But despite all our luxuries, all our prosperity, all our gadgets and conveniences and progress, we are devoting less than one out of every thirty dollars to our educational system. State and local government, without adequate tax sources, with growing debts in other fields, cannot - despite marvelous efforts in recent years - keep up with these fast-rising construction demands. And the Federal Government has failed to do its share.

The Federal Government did well by education in the Northwest Territory Ordinance of 1785. It officially established a federal policy designed to encourage education by making one square mile of public land out of every 36 available "for the maintenance of public schools". It did well again in the Land Grant College Act of 1865. There the encouragement took the tangible form of a grant of land to state colleges. But it has not done so well in the deepening education crisis of 1959. "If a nation expects to be ignorant and free," Thomas Jefferson wrote, "it expects what never was and never will be." This is still a basic truth.

We need programs of student aid, loans, fellowships and scholarships - and not limited only to the fields of science and defense. We must start building now the classrooms and dormitories our colleges already need - building programs which the President halted by virtue of his two Housing Bill vetoes. We need research grants for teachers and others outside the health and science fields. We need to find ways of meeting our colleges' growing shortage of available capital.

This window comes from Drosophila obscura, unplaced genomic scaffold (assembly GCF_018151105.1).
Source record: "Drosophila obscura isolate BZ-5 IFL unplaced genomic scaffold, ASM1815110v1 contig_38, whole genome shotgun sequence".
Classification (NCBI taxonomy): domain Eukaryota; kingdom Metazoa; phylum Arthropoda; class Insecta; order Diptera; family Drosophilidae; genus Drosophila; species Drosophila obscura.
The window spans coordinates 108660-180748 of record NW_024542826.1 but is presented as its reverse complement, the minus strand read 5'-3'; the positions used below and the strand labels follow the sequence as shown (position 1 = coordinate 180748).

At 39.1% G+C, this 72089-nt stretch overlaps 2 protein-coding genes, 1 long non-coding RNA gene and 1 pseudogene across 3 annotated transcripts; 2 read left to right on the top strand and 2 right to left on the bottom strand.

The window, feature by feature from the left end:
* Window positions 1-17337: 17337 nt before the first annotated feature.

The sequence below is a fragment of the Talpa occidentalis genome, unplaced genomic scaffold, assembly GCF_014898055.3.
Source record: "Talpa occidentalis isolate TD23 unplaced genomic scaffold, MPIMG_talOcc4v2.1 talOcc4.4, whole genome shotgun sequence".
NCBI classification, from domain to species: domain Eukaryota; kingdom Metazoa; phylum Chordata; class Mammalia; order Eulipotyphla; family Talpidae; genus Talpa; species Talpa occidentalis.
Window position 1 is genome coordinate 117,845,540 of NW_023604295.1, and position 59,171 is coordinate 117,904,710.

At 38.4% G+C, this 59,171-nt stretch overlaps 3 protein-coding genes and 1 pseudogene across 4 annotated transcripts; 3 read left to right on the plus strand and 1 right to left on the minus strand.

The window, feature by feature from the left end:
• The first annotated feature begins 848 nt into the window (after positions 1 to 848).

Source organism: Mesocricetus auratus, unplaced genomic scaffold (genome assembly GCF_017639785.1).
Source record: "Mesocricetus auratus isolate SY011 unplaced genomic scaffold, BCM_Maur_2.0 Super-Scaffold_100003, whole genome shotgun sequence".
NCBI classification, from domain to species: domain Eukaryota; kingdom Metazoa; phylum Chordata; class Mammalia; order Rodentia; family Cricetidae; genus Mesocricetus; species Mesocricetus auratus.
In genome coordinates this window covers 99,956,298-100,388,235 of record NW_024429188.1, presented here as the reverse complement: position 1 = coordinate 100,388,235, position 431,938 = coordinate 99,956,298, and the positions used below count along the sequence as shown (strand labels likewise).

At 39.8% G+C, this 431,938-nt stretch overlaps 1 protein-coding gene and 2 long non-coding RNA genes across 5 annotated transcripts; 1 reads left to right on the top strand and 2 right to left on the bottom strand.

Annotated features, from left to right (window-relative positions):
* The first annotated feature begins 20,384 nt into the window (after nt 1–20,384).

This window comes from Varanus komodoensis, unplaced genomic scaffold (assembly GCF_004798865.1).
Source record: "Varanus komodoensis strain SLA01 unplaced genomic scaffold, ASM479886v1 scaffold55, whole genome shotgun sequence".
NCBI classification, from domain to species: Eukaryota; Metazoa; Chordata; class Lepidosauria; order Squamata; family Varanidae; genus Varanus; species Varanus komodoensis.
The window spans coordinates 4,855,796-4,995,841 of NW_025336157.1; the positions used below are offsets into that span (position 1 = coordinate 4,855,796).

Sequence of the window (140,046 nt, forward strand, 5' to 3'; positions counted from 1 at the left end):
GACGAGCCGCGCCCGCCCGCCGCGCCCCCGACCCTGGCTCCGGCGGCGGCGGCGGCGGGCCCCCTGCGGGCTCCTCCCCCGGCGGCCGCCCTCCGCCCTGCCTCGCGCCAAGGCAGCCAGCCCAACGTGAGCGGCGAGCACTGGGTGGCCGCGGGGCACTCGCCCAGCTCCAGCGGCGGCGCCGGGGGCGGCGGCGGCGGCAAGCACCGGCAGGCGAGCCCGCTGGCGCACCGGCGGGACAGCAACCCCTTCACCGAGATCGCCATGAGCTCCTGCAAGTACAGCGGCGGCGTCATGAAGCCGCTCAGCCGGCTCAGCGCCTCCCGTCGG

The issue is not one of federal control of education. No one is in favor of that. Traditionally local jurisdiction and academic freedom must be scrupulously maintained. The unnecessary, ineffective and discriminatory loyalty oath added to last year's Defense Education Act was a grave mistake - and I can assure you that efforts will be made again next year to remove this handicap from the Act.

But the issue is not national control - it is national survival. The Chairman of the Soviet Academy of Science has promised "great efforts... to beat the United States on all scientific fronts." Premier Bulganin told the Community Party Congress that the more than 2,000 skilled technicians they have sent to 19 underdeveloped countries are the real "gold reserve" of Russia. The Soviets have spent at least 2 times as much of their national income on education - and within a few years, it is estimated, they will have three times as many scientists and engineers.

But it is not merely a matter of competing with the Russians. Civilization, according to the old saying, "is a race between education and catastrophe." Today, it is up to our government - but basically up to you, the voters - to determine the winner of that race.

| Campaign Summary |
| Visits by Date | Visits by County |

| Advertisements and Cartoons | Audio-Visual | Documents |
| Newspapers | Oral Histories | Photographs | Reminiscences | Speeches |

West Virginia Archives and History